You do not have to do the physical tests if you are in too much pain.
    Tell them no, it hurts too much & stick with it.

    Also they do have a thing to record the assessment but each place seems to have different rules.
    Check what rules they have before going & prepare what you need.
    Call them in advance asking for it to be set up if you need to.

    Since it’s your first assessment I personally would ask for it to be recorded & before posting off the completed PIP form I would scan it / take a picture of each page for your own records (if not you can request a copy).
    It’s best to keep a record of not just the assessment but your health issues too as unfortunately things can get worse as you age.

    For example, it’s been so long having side effects from my meds that I forgot that they are side effects.
    In reading my old DLA forms I was like: “Oh yeah, this isn’t me, it’s my meds”.
    It’s really useful to have those forms to see how my illness & side effects have progressed & changed over the years.
    Keeping them as a record can help if you need to take it to tribunal too.
    Especially if you get an awful assessor.
    Remember that at the moment (I've had to censor myself here due to the election & this poop neutrality thing) assessors are motivated by bonuses if they can keep claimants off/ on as low a payment as possible.
    So some will try to take as many points from you as possible.
    This is why I had to take my case to tribunal. I wish I had it recorded as it would have proven my case so easily.

    I know saying: “try not to get stressed” isn’t that useful as it’s a very stressful situation but do your best.
    Good luck x
    The HCP assessors guidance is explicit in saying that the assessment starts outside the assessment centre.

    There are no bonuses for preventing a successful claim. That is an urban myth which gains currency through the likes of Facebook.

    Recording an assessment will never prove a case. There’s no such thing. At best it would reduce the credibility of the HCP report but that doesn’t get anyone PIP. PIP is awarded on a weighing up of all the evidence not the discrediting of one aspect.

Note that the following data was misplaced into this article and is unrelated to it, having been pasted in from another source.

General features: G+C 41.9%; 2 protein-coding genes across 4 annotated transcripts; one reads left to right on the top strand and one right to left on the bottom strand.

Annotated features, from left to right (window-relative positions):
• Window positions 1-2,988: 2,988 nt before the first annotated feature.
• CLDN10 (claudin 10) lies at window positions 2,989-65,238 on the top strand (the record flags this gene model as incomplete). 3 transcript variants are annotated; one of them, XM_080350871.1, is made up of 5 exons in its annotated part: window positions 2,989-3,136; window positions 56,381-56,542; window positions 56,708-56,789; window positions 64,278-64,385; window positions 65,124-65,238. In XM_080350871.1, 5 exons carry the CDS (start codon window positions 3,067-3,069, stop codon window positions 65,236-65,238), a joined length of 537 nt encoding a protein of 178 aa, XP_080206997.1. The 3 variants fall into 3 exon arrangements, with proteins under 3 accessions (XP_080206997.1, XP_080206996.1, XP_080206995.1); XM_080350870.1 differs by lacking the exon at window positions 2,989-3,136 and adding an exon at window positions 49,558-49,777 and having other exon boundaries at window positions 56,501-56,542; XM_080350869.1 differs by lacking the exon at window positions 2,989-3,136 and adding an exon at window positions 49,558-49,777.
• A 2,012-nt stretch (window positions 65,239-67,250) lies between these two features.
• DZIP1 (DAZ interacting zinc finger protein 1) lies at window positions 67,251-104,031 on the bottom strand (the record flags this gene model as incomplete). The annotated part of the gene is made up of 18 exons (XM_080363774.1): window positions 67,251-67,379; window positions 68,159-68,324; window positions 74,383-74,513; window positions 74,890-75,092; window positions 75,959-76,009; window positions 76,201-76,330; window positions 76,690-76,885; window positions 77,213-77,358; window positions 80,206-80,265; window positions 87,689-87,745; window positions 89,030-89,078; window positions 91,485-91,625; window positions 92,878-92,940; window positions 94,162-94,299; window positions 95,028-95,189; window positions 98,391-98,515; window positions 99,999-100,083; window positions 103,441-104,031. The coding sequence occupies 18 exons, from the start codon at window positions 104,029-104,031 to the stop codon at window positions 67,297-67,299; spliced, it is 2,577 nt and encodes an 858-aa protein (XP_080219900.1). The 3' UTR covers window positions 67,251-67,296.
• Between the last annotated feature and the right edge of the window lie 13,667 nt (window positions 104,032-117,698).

• sooze77sooze77 Member Posts: 20 Courageous
    Well had my f2f on Friday and went much better than l expected. Think l had built myself into such a state after reading all the horrendous stories. Will call for a copy of my assessor report next week. Lady was nice, very respectful and understanding. Will see what the outcome is. Thanks for the advice. 
  • Adrian_ScopeAdrian_Scope Testing Team, Community Team Posts: 7,951 Scope community team
    I'm glad it wasn't as bad as you anticipated @sooze77. Best of luck with the decision and please let us know when you receive the assessment report. :)
    Senior Community Partner
    Scope

    If you have a few minutes to spare, we'd appreciate your feedback on our online community.
  • sooze77sooze77 Member Posts: 20 Courageous
    Ahh thank you. Merry Christmas! 
  • Adrian_ScopeAdrian_Scope Testing Team, Community Team Posts: 7,951 Scope community team
    Merry Christmas to you too @sooze77!
    Senior Community Partner
    Scope

    If you have a few minutes to spare, we'd appreciate your feedback on our online community.
  • sooze77sooze77 Member Posts: 20 Courageous
    Well I have had a copy of the assessors report today. Recommended standard care and enhanced mobility. Let’s hope the DWP agree. Although maybe not the final outcome l am feeling very relieved. 
  • Adrian_ScopeAdrian_Scope Testing Team, Community Team Posts: 7,951 Scope community team
    It's rare for them not to go with the assessor's report @sooze77, fingers crossed the DM will follow the recommendation!
    Senior Community Partner
    Scope

    If you have a few minutes to spare, we'd appreciate your feedback on our online community.